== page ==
One of the best things about being almost 40 is the liberating feeling of not giving a s**t. Many people, who may have witnessed me demolish a dance floor, perhaps in White’s Tavern or Auntie Annies, may find it hard to believe that I ever had any inhibitions when it came to throwing a few shapes. What I must point out however, was that this was ‘free-style’ dancing. These movements of mine came about from my primal response to the beat, and if I was feeling it, then I was beyond restraint. I could always shake a leg when I was out of an evening, and once I heard the strident chords of the Stone Roses’ ‘Resurection’, or the riff at the start of Guns n’ Roses ‘Sweet Child O’ Mine’ I was away.
However, any sort of dancing which necessitated following steps, was a different thing altogether. An inability to tell left from right, coupled with self-consciousness, meant that Irish Dancing as a child or salsa dancing as a student rendered me feeling like an uncoordinated moron. I’ve written before about the Irish Dancing lessons my mother sent me to when I was four, and the teacher who had a voice on her that could have skinned a rabbit, and under whose tutelage my tiny frame froze and my toes clenched in their pumps as I seized up in terror.
Then I endured the Glenlola Collegiate PE experience, which included some frightful instruction on a variety of ‘traditional dances.’ We had to fold our arms in ‘Dosey Doe’ to some North American barn dance nonsense, and hold hands side-stepping round in a circle to ghastly Russian folk music. I was always paired with one particular girl whose hands were cold and clammy, like recently defrosted prawns. Once, I recall a few of us laughing at the sheer bizarreness of the activity, at which our teacher went berserk, chastising us for our lack of manners. ‘I’ll have every last one of you in a detention!’ she yelled, her jaw muscle a-quiver. ‘And that’s not a threat, that’s a PROMISE!’ Flip, she took things to heart, that one.
The hall was huge and echoey and the wooden floor was cold under our bare feet. The cold was no doubt exacerbated because we were forced to wear only an air-tex shirt, coupled with navy ‘knickers’; a cross between athletic shorts and large pants. They could only have been described as undergarments, and in today’s forward thinking Ireland, should a girl choose to wear these ‘out and about’ she would surely be inviting sexual assault, (which of course would be her own fault entirely, due to the paucity of material.)
Anyway, for these reasons I never enjoyed any formal dance lessons, and when my friend asked me to come along to an Irish Dancing Class held by Orla Longeran in a Presbyterian Church on the Ormeau Road, I said ‘No thanks, that sounds horrific.’ Somehow though, she wore me down, and up I turned and the music and the sheer FUN of it drew me in. Three years later I’m still doing my ‘one-two-threes’ and my ‘sevens’ and my reel and I’m LOVING it. Yes, I am often to be seen dancing off in the opposite direction to everyone else, but I just laugh and think how lovely the Presbyterians are, to let this mad Anglican skip about their hall, dropping the odd expletive. Orla and I get on terrifically well because like me, she is a chronic over-sharer, and I revel in the fact I never know what she’s going to reveal next, be it her temperamental guts or her poor application of fake tan. She makes me feel right at home, despite her long gazelle like legs as she hop-two-threes about, full of gracefulness and elasticity.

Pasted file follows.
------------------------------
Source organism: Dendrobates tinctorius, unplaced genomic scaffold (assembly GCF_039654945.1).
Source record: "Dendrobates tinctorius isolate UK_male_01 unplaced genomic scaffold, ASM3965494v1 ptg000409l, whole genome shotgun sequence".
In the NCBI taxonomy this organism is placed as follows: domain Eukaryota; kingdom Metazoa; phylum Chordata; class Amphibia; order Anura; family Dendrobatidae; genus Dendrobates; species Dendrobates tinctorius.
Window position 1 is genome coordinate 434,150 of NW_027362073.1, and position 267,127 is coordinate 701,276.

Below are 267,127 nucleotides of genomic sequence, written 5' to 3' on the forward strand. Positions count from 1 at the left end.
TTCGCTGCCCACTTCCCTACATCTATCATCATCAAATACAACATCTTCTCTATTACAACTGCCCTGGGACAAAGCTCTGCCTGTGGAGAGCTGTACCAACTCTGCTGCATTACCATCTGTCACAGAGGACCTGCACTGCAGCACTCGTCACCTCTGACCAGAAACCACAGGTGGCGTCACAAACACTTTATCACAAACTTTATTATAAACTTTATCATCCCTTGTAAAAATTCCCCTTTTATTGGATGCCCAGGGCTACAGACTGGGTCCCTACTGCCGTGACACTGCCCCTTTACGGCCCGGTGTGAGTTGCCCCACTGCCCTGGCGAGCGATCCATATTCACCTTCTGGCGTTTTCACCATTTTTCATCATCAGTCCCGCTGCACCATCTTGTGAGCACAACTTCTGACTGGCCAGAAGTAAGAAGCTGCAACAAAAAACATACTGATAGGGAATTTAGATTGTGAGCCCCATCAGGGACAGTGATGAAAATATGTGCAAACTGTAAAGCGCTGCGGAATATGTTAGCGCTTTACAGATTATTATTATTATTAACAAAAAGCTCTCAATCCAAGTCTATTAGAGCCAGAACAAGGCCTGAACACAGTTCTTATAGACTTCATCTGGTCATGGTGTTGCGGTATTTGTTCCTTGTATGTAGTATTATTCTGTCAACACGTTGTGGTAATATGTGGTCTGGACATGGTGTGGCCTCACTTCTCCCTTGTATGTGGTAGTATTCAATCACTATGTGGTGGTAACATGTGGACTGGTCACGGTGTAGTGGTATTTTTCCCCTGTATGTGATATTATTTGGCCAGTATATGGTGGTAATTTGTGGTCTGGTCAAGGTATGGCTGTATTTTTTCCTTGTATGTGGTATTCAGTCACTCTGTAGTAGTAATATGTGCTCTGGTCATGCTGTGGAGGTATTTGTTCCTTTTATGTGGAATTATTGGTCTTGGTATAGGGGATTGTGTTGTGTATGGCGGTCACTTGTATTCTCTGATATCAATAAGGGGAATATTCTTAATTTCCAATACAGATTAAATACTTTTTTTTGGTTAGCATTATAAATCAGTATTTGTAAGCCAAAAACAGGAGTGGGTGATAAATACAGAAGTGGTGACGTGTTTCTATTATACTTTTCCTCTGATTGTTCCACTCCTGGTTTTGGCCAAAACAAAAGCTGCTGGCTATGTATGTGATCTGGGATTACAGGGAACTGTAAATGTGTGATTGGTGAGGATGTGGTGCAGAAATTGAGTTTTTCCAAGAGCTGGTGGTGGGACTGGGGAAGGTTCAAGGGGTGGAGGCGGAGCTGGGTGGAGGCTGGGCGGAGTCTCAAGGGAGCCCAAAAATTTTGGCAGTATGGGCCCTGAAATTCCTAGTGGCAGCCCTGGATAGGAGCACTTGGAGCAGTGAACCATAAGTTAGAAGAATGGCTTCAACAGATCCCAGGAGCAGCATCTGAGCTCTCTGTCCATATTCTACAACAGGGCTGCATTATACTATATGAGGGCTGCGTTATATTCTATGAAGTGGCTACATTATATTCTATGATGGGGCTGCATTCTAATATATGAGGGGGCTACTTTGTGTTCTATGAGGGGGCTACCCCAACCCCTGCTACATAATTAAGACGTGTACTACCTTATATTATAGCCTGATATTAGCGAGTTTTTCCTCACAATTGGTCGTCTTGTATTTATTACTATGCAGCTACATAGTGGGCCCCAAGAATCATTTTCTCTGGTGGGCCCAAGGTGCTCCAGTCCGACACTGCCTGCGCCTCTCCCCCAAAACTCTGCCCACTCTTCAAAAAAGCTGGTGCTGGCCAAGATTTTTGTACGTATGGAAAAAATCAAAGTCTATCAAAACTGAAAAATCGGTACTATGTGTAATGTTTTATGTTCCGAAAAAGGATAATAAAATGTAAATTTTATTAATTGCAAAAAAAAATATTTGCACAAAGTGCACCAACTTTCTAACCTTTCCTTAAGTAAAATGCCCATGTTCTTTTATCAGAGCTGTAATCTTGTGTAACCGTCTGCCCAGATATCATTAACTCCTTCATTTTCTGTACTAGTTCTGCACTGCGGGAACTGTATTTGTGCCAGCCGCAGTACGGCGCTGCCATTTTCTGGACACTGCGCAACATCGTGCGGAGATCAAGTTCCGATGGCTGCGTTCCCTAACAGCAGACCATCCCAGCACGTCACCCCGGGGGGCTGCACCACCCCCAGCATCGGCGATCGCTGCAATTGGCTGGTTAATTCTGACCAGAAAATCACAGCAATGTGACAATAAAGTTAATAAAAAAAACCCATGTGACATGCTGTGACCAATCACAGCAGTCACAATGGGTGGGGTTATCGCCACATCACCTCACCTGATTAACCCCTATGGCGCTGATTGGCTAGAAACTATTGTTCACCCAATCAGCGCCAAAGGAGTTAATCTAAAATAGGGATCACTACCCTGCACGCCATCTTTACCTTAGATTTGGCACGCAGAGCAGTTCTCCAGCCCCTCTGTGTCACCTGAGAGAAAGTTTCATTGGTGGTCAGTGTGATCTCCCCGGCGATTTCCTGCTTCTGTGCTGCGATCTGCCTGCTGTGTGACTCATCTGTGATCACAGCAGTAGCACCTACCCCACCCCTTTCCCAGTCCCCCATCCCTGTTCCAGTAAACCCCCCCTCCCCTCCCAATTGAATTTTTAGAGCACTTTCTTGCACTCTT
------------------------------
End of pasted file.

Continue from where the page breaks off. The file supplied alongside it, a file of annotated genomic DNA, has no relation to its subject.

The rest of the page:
And now I’ve discovered ‘K-Pop-X’ at Queen’s PEC. I never thought that aged 39 I’d have developed an appreciation for Gang-ham style Korean dance, but holey moley, it turns out it’s ALL THE CRAIC, and a terrific work-out to boot. I find myself smiling inanely as I hop forwards and kick back, making little gun actions with my middle and fore-fingers, then karate-chopping the air. ‘DJ’ calls Hannah and we make wide swoops with our arms and hold the palm of our hands to our ears. ‘Good job!’ she calls as we shimmy left and right, opening imaginary ‘tricky doors’. And maybe that’s all there is to it:, a good attitude and uplifting tunes. I bounce out that door of a Friday afternoon feeling upbeat and energised.
Doctors now recommend active pursuits as a means to boost both physical and mental health, and anyone who has been to either Orla or Hannah’s classes would understand why.
So, should it be your living room or your gym, disco or church hall, get dancing. I’m convinced it’s taken years off me, and at least for that hour or so, all other thoughts are dispelled. I did a ‘Thought for the Day’ on the subject back in October, which is here, should you wish to listen.
(You can have a read about how dance has helped people to recover from grief and exorcise demons in this article.)